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MSF warns of health and humanitarian impacts of climate change in new 2021 Lancet Countdown Report
Doctors Without Borders/ Médecins Sans Frontières (MSF) is paying close attention to the impact climate change will have on patients and our emergency humanitarian medical activities.
We are already responding to many of the world’s most drastic crises – conflicts, disasters, disease, displacement – and are witnessing the consequences and magnified impacts that climate change and environmental degradation can have on extremely vulnerable people.
This MSF video explains how climate change impacts our health
In a new humanitarian brief for the 2021 Lancet Countdown on Health and Climate Change report, MSF medical humanitarians from around the world and across disciplines share their experiences with how climate change has likely exacerbated health and humanitarian crises.
Increased transmission of infectious diseases
These experiences highlight our recorded observations of how environmental change and climate-induced disasters have contributed to the increased transmission of infectious diseases such as malaria, dengue and cholera; the impact of water scarcity and food insecurity in leading to malnutrition; the impacts of heat exposure leading to acute dehydration; the mental health impacts due to extreme weather events, and beyond.
"MSF teams are medical humanitarians, not climate scientists- but after years of witnessing how climate change has likely exacerbated health and humanitarian crises in multiple contexts where we work, we are compelled to speak out about what we see."
The following are a few country snapshots from MSF’s humanitarian brief in the 2021 Lancet Countdown report. To read the full brief, click here.
Climate change, instability and undernutrition in Somalia
Over two decades of conflict, political instability and extreme climatic conditions have led to one of the most protracted humanitarian crises in the world in Somalia.
Intense and frequent floods, droughts and desert locust swarms have combined to disrupt food security and diminished livelihoods. This has increased competition for scarce resources, exacerbating existing tensions and affecting the most marginalized people.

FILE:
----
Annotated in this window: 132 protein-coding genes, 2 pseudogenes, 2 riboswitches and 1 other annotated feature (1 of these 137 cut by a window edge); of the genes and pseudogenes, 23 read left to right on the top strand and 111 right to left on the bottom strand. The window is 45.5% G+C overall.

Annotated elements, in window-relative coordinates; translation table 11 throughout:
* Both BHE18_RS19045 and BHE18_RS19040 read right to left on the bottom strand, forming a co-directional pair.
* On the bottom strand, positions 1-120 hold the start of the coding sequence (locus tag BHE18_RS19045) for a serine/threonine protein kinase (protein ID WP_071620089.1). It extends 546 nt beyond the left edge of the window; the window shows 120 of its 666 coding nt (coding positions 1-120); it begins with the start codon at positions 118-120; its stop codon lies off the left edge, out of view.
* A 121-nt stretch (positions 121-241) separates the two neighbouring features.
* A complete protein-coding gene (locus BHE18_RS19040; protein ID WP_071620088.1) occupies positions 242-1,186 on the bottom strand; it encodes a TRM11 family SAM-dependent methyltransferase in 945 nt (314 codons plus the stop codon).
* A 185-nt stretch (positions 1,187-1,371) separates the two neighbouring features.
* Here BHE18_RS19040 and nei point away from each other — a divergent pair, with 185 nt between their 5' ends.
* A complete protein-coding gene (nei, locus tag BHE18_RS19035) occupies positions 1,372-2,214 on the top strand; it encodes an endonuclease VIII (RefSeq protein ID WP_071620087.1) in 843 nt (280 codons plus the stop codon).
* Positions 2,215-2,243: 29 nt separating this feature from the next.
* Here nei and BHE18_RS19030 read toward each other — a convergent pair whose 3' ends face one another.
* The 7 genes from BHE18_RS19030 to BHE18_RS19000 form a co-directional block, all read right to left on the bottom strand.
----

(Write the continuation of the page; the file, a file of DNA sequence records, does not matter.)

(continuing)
Undernutrition among children
The most significant impact of climate change manifests as undernutrition among children. If climate change continues as projected, MSF warns that diminished food production and reduced nutritional quality of some cereal crops can threaten to increase the risk of undernutrition, with infants often the worst affected.
In response, MSF runs a hunger gap program in southern Somalia, which aims to prevent and address acute malnutrition during the lean season through active surveillance, screening, and ambulatory treatment.
In Gedo and the Lower Juba regions, we initiated three emergency responses to treat children of severe acute malnutrition and addressing critical water shortages.
“More people are moving in search of food and water, even as the risk of COVID-19 remains and a measles outbreak continues unabated in Dhobley and Kismayu.
Pastoralist communities affected
Pastoralist communities are also affected as they have lost livestock that has reportedly died of thirst due to water shortages.” - Mohamed Ahmed, MSF’s project coordinator in Jubaland said of the situation in April 2021.
Health system damage due to climate disaster in Honduras
In late 2020, when hurricanes Eta and Iota hit Central America in quick succession, more than 120 health centres in Honduras were damaged or destroyed – some simply disappearing into the mud. Two million people were left with limited or no access to care.
Yet even before the storms, the health system in Honduras had been under considerable strain. Hospitals struggled to accommodate COVID-19 patients, while a dengue outbreak driven by insecticide-resistant mosquitoes loomed as a result of poorly-implemented vector control efforts.
Strain on the health system
To address this, MSF has implemented measures to bolster health system resilience to climate-related threats in Honduras. These include vector control activities and a dengue fever surveillance system to pre-empt outbreaks, which place additional stress on the health system.
"We have slept in the fields. We have endured hunger and sleepless nights."
"At the Coatzacoalcos shelter, they told us that it was closed. I am afraid of staying on the street because anything can happen to us. I am afraid that my son will be taken from me. I don't sleep because while my son sleeps, I keep watch.” – Kimberly, a Honduran woman who lost her home and possessions in the hurricanes, while migrating through Mexico with relatives
Powering health care with solar energy in Balochistan, Pakistan
In four districts of Balochistan, Pakistan, MSF supports health facilities that provide care to more than 12,000 expectant mothers and approximately 10,000 children suffering from malnutrition each year.
Rising temperatures and power cuts
However, frequent power cuts and rising temperatures in the summertime make it difficult to maintain a cool temperature for patients, health workers and the preservation of medicines.
This is a challenge given frequent power cuts and temperatures that can reach 50 degrees Celsius in the summertime.
To address this, MSF has installed solar panel systems at the facilities it supports in Dera Murad Jamali, Chaman and Kuchlak. Supplemented by grid or generator electricity, these systems provide uninterrupted power for lighting, air conditioning and fans, and water pumping and cooling, while averting more than 50,000 kg of carbon emissions per year.
“As medical practitioners, our job is not only to treat people, but to prevent future illness from occurring. We must not create problems for tomorrow while trying to solve the health problems of today.” – Dr. Monica Rull, MSF Medical Director